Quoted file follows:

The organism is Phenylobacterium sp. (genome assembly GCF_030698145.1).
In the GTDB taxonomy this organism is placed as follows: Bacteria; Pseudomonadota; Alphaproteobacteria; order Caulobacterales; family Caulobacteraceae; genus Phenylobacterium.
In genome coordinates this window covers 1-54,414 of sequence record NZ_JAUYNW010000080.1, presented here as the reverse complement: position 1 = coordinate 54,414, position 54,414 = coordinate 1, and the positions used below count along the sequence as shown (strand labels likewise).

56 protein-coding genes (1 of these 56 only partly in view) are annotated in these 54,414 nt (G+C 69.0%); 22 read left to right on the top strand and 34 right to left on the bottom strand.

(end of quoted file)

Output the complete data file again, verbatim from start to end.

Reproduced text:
The organism is Phenylobacterium sp. (genome assembly GCF_030698145.1).
In the GTDB taxonomy this organism is placed as follows: Bacteria; Pseudomonadota; Alphaproteobacteria; order Caulobacterales; family Caulobacteraceae; genus Phenylobacterium.
In genome coordinates this window covers 1-54,414 of sequence record NZ_JAUYNW010000080.1, presented here as the reverse complement: position 1 = coordinate 54,414, position 54,414 = coordinate 1, and the positions used below count along the sequence as shown (strand labels likewise).

56 protein-coding genes (1 of these 56 only partly in view) are annotated in these 54,414 nt (G+C 69.0%); 22 read left to right on the top strand and 34 right to left on the bottom strand.